In what will likely have major ramifications for a new climate agreement in Paris in 2015, China and the U.S. surprised everyone today by announcing a joint climate deal. At a press conference in Beijing, China President, Xi Jingping, and U.S. President, Barack Obama, outlined climate actions for both juggernauts up to 2030.
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5:58 PM | Local people are not the enemy: real conservation from the frontlines
Saving one of the world's most endangered primates means re-thinking conservation. When Noga Shanee and her colleagues first arrived in Northeastern Peru on a research trip to study the yellow-tailed woolly monkey (Oreonax flavicauda), she was shocked by what she observed.
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5:34 PM | 50 Cruelty-Free Companies
Originally posted on The Friendly Fig:Thousands and thousands of brands test their products on innocent animals. Yes, this is a reality, and we are all aware. But have you ever really stopped and thought about it? I do… all…
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4:50 PM | 'Guns kill trees too': overhunting raises extinction threat for trees
A new paper confirms what ecologists have long feared: hunting birds and mammals drastically raises the risk of extinction for tropical trees. Following the long-lifespan of a single canopy tree, Miliusa horsfieldii, researchers discovered that overhunting of animals could increase the chances of extinction for the species fourteen times over a century, from 0.5 percent to seven percent.
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2:35 PM | US Wet Areas to Get Wetter And Dry Areas To Get Drier
These results confirm earlier predictions. The projected changes are milder if we cut greenhouse gas emissions now, but they still occur. Interesting that while drought continues in the Southwest, the Arizona monsoon will intensify. Continue reading →
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11:30 AM | Marine Ecology via Remote Observation: an update from #ROV2PNG
Note: we’re home after an exceptional 3 weeks of work in Papua New Guinea. Sadly, the course was so intense that we weren’t able to produce updates during the program. Instead, please accept these time-shifted updates from #ROV2PNG. After more than a week of building robots, developing research proposals, presenting and defending their proposals to […]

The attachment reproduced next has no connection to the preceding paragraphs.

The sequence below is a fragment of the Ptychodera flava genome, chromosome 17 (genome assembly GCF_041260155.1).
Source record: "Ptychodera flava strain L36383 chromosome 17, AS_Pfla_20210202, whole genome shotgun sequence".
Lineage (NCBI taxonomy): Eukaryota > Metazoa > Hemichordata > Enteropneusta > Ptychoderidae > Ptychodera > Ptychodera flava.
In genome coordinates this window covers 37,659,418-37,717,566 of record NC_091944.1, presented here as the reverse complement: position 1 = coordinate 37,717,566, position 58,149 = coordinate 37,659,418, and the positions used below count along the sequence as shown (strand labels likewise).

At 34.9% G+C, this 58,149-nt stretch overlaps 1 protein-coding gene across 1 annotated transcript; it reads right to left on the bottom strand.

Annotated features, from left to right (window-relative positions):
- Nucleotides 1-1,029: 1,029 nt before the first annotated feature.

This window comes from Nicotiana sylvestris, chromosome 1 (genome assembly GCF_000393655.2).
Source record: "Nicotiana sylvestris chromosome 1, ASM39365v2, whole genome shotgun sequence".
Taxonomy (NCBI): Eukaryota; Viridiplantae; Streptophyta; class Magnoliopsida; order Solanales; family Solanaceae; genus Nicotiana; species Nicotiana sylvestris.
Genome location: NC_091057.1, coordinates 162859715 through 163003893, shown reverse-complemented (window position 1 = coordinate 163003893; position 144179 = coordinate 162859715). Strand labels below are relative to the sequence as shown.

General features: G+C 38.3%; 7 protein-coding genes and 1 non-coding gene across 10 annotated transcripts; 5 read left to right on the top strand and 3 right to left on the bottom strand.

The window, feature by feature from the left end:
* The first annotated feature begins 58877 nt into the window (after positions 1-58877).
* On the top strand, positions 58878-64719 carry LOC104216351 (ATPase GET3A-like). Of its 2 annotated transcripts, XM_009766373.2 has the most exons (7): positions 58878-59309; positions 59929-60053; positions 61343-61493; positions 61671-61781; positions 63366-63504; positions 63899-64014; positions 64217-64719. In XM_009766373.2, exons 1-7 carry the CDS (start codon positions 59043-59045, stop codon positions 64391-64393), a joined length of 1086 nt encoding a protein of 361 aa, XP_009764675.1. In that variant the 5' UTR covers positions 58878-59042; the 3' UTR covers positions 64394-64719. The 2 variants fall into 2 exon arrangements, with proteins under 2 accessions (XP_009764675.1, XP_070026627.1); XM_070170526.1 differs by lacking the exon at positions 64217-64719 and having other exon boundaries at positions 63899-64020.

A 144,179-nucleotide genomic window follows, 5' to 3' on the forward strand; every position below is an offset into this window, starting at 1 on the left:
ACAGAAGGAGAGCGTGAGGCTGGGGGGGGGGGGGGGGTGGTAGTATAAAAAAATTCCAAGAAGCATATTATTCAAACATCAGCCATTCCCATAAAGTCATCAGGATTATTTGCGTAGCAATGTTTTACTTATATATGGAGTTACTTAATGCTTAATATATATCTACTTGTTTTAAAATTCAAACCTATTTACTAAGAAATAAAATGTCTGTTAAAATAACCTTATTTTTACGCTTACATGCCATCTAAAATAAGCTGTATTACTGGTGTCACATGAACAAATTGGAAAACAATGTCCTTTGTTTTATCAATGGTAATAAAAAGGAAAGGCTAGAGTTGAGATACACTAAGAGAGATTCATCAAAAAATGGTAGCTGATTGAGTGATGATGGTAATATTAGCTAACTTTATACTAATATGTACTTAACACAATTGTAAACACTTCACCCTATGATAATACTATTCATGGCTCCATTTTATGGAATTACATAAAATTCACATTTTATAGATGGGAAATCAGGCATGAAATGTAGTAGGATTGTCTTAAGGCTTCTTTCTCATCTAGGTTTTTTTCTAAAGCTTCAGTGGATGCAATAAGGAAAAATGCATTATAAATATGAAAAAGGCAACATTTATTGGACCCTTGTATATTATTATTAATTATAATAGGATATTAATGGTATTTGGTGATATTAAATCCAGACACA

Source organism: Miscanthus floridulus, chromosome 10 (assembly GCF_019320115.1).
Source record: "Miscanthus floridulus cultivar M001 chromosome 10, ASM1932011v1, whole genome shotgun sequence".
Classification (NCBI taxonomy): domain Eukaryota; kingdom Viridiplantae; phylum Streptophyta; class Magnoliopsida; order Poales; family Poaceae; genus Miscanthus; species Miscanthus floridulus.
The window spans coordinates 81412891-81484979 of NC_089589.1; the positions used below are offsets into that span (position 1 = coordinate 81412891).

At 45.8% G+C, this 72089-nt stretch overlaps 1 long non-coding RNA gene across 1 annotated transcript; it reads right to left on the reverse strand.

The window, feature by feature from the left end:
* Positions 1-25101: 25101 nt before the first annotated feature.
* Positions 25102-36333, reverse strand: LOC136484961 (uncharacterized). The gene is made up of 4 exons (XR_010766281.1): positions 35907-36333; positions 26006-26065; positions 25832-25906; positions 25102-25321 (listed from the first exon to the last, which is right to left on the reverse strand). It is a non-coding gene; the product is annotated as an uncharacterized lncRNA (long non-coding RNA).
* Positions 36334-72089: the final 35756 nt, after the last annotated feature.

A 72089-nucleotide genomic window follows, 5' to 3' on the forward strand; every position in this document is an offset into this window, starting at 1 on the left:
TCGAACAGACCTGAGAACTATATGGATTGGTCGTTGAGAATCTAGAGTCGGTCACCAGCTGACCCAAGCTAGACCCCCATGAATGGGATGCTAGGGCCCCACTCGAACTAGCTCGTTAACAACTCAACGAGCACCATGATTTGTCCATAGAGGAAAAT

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11:27 AM | Beautiful thresher shark art.
Beautiful thresher shark art.
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1:53 AM | Economic growth and climate change
Climate change isn't the only problem with our addiction to growth. Growth is causing a Great Death of species and ecosystems. Continue reading →
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12:30 AM | LA Planners Do Not Want City Council to Ban Fracking
Planners are always on the side of growth and development. Society's "progress" syndrome prepares young people for their final brainwashing in college. Imaginations constrained by courses, teachers, and fellow students, planners can't conceive of a world without growth. Quality planning becomes full utilization of space for human benefit. Continue reading →

November 11, 2014

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7:02 PM | LA Planners Do Not Want City Council to Ban Fracking
Planners are always on the side of growth and development. Society's "progress" syndrome prepares young people for their final brainwashing in college. Imaginations constrained by courses, teachers, and fellow students, planners can't conceive of a world without growth. Quality planning becomes full utilization of space for human benefit. Continue reading →
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5:27 PM | Creating a Wildlife-Friendly Yard With Native Plants
By Rebecca Deatsman     Between finishing my undergraduate degree back in 2009 (how has it already been five years) and moving to Walla Walla, Washington this past June, I was moving continuously from one temporary housing situation to the next - a year here, three months there. In those five years I lived in four different states plus a couple foreign countries. All that time, I was telling